Data suggests mRNA booster dose generates stronger antibody response after J&J shot — Axios

13 October 2021 - 12:49 By Shubham Kalia
Scientists at the FDA have said Moderna had not met all of the agency's criteria to support use of booster doses of its Covid-19 vaccine, possibly because the efficacy of the shot's first two doses has remained strong.
Scientists at the FDA have said Moderna had not met all of the agency's criteria to support use of booster doses of its Covid-19 vaccine, possibly because the efficacy of the shot's first two doses has remained strong. 
Image: Stephen Zenner/Bloomberg/ File photo

People who received Johnson & Johnson's Covid-19 vaccine will have a stronger neutralising antibody response if they get an mRNA shot as the second dose, Axios reported on Tuesday, citing a person who has seen data collected by the US National Institutes of Health (NIH).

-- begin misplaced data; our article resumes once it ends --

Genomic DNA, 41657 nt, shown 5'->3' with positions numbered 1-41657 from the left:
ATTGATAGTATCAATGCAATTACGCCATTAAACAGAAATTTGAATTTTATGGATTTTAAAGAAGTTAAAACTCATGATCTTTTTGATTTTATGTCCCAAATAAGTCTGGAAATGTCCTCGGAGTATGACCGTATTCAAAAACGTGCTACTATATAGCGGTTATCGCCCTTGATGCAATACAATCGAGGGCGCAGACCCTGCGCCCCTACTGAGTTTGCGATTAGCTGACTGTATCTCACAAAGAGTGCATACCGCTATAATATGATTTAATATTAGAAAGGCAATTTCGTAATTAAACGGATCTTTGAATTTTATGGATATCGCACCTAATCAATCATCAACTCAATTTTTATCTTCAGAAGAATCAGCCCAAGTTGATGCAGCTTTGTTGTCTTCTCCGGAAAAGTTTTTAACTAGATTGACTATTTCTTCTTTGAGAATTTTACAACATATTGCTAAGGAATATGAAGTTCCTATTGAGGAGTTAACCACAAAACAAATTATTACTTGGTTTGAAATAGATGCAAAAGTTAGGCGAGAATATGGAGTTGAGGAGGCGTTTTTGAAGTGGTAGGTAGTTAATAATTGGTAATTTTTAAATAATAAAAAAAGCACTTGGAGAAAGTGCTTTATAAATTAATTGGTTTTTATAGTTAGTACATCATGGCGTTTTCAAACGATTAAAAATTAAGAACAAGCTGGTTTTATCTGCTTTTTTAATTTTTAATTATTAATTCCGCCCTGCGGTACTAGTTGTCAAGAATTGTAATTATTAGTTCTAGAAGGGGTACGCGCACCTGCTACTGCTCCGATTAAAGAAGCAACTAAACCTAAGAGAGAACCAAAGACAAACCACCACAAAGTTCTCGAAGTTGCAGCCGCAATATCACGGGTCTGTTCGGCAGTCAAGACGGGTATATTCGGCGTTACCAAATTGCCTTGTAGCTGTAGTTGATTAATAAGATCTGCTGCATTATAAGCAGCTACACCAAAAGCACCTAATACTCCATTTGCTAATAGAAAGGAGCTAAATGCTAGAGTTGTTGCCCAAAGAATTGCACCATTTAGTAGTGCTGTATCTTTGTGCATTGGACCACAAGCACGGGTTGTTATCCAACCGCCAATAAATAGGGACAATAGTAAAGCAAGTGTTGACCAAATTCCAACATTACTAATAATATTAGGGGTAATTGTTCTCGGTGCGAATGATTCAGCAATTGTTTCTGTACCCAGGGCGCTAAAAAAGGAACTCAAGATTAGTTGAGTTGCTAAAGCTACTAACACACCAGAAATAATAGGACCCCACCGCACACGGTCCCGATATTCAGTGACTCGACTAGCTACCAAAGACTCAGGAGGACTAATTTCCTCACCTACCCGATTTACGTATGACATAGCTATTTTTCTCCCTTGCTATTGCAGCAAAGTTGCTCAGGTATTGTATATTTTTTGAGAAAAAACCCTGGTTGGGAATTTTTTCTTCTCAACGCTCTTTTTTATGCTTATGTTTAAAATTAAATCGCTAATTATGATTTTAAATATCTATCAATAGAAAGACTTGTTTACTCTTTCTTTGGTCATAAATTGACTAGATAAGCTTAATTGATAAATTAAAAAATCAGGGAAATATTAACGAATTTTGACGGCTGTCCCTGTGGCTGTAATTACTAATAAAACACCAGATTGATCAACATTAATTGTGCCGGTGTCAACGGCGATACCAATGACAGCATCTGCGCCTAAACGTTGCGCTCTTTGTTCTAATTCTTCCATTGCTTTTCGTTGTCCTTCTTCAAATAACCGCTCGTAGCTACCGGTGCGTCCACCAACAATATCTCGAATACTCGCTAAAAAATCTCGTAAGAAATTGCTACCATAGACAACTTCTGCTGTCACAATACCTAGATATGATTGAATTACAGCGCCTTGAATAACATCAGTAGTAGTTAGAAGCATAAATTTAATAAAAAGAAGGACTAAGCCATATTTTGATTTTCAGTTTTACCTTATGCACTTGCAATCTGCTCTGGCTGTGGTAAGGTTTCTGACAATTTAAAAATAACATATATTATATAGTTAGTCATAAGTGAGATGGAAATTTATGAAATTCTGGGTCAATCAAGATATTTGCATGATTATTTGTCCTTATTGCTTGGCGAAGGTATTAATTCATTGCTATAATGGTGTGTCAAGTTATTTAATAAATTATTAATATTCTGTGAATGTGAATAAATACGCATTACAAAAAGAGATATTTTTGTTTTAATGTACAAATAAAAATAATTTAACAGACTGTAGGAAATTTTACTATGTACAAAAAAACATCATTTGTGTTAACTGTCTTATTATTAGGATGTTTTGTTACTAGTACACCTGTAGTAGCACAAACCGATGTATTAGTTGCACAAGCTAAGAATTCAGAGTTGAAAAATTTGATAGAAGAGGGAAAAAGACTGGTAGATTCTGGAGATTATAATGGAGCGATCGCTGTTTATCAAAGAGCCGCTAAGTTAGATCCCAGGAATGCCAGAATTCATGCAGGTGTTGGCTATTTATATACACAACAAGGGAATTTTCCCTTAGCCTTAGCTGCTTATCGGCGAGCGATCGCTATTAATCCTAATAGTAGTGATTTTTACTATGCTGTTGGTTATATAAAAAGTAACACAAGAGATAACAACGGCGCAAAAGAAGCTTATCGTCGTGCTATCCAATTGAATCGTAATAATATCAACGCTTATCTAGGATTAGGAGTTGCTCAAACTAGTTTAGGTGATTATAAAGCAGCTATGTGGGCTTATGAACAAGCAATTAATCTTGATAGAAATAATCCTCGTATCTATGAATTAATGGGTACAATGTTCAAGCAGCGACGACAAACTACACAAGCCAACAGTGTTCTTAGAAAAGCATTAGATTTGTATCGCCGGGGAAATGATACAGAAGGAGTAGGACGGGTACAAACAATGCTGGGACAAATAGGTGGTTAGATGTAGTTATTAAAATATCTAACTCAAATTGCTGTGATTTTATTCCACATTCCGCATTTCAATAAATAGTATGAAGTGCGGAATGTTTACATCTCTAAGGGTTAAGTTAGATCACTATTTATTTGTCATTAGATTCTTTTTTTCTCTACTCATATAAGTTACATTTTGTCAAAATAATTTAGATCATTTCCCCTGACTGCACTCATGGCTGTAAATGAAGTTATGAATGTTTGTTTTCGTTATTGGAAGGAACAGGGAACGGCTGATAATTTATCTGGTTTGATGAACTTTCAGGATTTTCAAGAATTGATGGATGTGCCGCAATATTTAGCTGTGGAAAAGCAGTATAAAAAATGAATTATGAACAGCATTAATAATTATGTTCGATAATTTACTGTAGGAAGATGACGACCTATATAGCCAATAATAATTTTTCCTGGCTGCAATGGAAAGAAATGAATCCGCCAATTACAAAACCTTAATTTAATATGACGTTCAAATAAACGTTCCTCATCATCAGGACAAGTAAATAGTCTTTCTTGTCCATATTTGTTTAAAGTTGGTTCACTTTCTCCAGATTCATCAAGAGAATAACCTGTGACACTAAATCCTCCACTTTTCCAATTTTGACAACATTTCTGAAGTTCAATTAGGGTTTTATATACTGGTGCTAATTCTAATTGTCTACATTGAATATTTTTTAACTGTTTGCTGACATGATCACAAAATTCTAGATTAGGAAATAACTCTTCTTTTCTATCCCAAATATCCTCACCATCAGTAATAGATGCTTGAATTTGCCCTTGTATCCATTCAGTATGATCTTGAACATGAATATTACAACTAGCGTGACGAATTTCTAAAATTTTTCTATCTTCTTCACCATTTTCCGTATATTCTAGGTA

J&J has asked the US Food and Drug Administration (FDA) to approve a shot of its own single-dose vaccine as the booster dose. The FDA's advisers are set to consider the need on Friday.

The NIH will present the mix-and-match data to the FDA panel on Friday, Axios said.

There were limitations to the NIH data, according to the report. Neutralising antibodies only prevent the virus from entering cells and replicating, and the report said it was unclear how long the response will last.

The NIH, FDA and J&J did not immediately respond to Reuters' requests for comment.

Two-dose vaccines made by Pfizer Inc and its German partner BioNTech and Moderna Inc use the mRNA technology.

The health regulator's outside experts will also discuss the need for an additional dose of Moderna's vaccine on Friday.

Scientists at the FDA have said Moderna had not met all of the agency's criteria to support use of booster doses of its Covid-19 vaccine, possibly because the efficacy of the shot's first two doses has remained strong. 

Reuters


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